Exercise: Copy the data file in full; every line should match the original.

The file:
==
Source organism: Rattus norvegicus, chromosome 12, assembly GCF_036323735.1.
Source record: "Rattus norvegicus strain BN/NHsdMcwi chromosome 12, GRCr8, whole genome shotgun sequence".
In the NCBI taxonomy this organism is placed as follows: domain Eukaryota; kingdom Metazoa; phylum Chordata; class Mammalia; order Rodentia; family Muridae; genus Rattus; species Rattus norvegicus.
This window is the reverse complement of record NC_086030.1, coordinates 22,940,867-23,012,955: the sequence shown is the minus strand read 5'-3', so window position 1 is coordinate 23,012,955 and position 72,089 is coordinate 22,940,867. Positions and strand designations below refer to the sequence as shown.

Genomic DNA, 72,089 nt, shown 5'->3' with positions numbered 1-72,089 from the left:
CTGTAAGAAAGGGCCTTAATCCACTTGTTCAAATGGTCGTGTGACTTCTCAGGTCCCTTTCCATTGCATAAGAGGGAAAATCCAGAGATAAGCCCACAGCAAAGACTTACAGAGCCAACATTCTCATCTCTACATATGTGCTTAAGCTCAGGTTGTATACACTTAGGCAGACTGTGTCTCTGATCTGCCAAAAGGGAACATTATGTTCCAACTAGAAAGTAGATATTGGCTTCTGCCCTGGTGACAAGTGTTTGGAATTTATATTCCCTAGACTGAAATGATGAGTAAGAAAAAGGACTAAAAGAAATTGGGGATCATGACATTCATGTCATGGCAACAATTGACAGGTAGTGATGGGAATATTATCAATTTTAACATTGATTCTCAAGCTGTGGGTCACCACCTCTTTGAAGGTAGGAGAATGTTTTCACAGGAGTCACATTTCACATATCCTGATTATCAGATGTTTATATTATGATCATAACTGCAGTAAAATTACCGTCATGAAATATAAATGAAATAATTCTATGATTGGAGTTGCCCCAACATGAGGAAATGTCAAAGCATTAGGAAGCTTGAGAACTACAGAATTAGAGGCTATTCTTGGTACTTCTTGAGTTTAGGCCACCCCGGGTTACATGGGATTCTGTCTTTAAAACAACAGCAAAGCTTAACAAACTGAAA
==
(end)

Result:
Source organism: Rattus norvegicus, chromosome 12, assembly GCF_036323735.1.
Source record: "Rattus norvegicus strain BN/NHsdMcwi chromosome 12, GRCr8, whole genome shotgun sequence".
In the NCBI taxonomy this organism is placed as follows: domain Eukaryota; kingdom Metazoa; phylum Chordata; class Mammalia; order Rodentia; family Muridae; genus Rattus; species Rattus norvegicus.
This window is the reverse complement of record NC_086030.1, coordinates 22,940,867-23,012,955: the sequence shown is the minus strand read 5'-3', so window position 1 is coordinate 23,012,955 and position 72,089 is coordinate 22,940,867. Positions and strand designations below refer to the sequence as shown.

Genomic DNA, 72,089 nt, shown 5'->3' with positions numbered 1-72,089 from the left:
CTGTAAGAAAGGGCCTTAATCCACTTGTTCAAATGGTCGTGTGACTTCTCAGGTCCCTTTCCATTGCATAAGAGGGAAAATCCAGAGATAAGCCCACAGCAAAGACTTACAGAGCCAACATTCTCATCTCTACATATGTGCTTAAGCTCAGGTTGTATACACTTAGGCAGACTGTGTCTCTGATCTGCCAAAAGGGAACATTATGTTCCAACTAGAAAGTAGATATTGGCTTCTGCCCTGGTGACAAGTGTTTGGAATTTATATTCCCTAGACTGAAATGATGAGTAAGAAAAAGGACTAAAAGAAATTGGGGATCATGACATTCATGTCATGGCAACAATTGACAGGTAGTGATGGGAATATTATCAATTTTAACATTGATTCTCAAGCTGTGGGTCACCACCTCTTTGAAGGTAGGAGAATGTTTTCACAGGAGTCACATTTCACATATCCTGATTATCAGATGTTTATATTATGATCATAACTGCAGTAAAATTACCGTCATGAAATATAAATGAAATAATTCTATGATTGGAGTTGCCCCAACATGAGGAAATGTCAAAGCATTAGGAAGCTTGAGAACTACAGAATTAGAGGCTATTCTTGGTACTTCTTGAGTTTAGGCCACCCCGGGTTACATGGGATTCTGTCTTTAAAACAACAGCAAAGCTTAACAAACTGAAA